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Photo by Lance Cpl. Laura A. Mapes

ISMIT helps Marines improve on the range

29 Nov 2007 | Lance Cpl. Laura A. Mapes Marine Corps Air Station Yuma

 Relax, calm your breathing, sight in, apply slow steady pressure and squeeze the trigger. Click, BANG! You hit the target, but it was too far up and to the left. All it takes is a few adjustments on the simulator and you are re-calibrated and ready to sight in again.

 The Indoor Simulated Marksmanship Trainer - Enhanced gives Marines time to practice firing their weapons before qualifying on the range or before their pre-deployment training, explained Cpl. Andrew Russell, Marksmanship Training Unit marksmanship coach.

 “The ISMT-E is designed to enhance a shooter’s marksmanship abilities and weapon employment training,” said Russell.

 There are a variety of weapons, which can be used at the ISMT-E including the M-16A2 service rifle, MK-19 40mm automatic grenade launcher, M-249 squad automatic weapon, M-2 .50 caliber machine gun, the MP-5 submachine gun and the 9mm pistol.

 The ISMT-E recently added wireless weapons, an improvement on the tethered weapons previously used.

 The tethered weapons are connected to a line that runs through an air tank, which then runs through a converter, which transfers information to the server.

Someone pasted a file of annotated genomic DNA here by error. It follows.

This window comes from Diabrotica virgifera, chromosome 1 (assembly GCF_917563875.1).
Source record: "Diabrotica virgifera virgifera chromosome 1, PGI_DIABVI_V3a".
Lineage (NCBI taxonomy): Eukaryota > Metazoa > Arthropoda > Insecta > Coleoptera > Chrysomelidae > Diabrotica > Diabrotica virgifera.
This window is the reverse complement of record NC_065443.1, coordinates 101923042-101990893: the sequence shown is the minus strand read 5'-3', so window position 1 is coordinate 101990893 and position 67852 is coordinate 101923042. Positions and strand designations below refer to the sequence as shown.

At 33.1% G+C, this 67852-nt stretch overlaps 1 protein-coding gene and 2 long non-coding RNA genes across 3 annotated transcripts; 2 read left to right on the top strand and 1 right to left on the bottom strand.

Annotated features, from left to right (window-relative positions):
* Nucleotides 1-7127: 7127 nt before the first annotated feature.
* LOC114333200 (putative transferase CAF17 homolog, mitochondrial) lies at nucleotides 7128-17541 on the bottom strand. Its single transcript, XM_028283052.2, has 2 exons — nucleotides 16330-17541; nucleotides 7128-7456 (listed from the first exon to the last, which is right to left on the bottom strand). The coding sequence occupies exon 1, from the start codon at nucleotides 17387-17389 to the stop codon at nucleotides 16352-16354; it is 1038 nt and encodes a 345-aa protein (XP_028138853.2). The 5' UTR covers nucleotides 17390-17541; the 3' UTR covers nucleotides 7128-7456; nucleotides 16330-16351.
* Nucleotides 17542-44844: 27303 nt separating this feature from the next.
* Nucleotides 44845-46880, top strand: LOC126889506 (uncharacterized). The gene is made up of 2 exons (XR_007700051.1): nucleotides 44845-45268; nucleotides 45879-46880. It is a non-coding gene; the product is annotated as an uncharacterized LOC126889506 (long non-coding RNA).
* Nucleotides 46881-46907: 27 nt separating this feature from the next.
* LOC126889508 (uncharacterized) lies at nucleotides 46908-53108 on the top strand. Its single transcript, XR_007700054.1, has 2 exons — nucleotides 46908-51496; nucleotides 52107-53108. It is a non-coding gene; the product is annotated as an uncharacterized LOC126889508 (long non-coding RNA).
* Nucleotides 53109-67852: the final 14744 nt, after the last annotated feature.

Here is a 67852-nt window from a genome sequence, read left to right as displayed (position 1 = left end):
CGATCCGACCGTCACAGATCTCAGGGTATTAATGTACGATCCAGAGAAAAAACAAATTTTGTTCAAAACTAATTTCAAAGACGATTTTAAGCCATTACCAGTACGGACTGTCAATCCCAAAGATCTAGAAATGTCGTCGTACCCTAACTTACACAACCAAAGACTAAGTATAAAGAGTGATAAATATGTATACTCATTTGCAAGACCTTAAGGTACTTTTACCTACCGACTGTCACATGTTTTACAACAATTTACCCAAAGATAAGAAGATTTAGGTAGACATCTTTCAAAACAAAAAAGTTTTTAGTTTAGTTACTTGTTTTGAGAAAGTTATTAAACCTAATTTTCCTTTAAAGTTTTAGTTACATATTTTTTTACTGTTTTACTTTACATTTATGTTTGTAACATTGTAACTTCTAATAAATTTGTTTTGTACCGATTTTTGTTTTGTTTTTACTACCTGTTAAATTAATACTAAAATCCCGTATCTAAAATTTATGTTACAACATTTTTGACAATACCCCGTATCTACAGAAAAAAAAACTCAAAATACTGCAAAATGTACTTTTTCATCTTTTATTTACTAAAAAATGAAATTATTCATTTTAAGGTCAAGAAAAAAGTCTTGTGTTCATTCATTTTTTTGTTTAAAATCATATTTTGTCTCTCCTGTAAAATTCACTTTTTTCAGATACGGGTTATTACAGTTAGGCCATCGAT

They are also equipped with six sensors that register to the server. The sensors tell the server the condition of the weapon at all times. The wireless weapons are loaded with a ‘magazine’ filled with 3,000 pounds of air pressure per square inch.

 “The wireless weapons make (shooting in the ISMT-E) easier because the tether isn’t there to get in the way when you grip the weapon,” said Russell.

 Yuma was the first Marine Corps installation to receive the new wireless weapons, said Russell.

 “We are constantly getting updated equipment to accommodate changes with rifle qualifications,” said Russell.

 The ISMT-E has a variety of infantry weapons fitted with lasers to show where the shooter is aiming, video to see the scenarios and computer generated imagery scenarios, which allows Marines to train on a variety of weapons in different situations.

 One of the most common scenarios simulates what a Marine would see on the known distance course of fire at the rifle range.

 Russell said, “If a Marine who came to the ISMT fails on the range, we are the ones who failed them but, needless to say Marines who come to the ISMT don’t fail as often as those who don’t.”

 “I (unked) two times (on the range) without going to the ISMT, and I shot sharpshooter this last time after practicing in the ISMT,” said Lance Cpl. Raymond Castro Jr., Headquarters and Headquarters Squadron financial operations clerk. “Practice makes perfect”

 “All someone would have to do is call over here and ask if they could get some trigger time and we would set them up,” said Russell.

 After going to the ISMT you can be confident that you are more likely to hit the black next time you’re on the range.

Marine Corps Air Station Yuma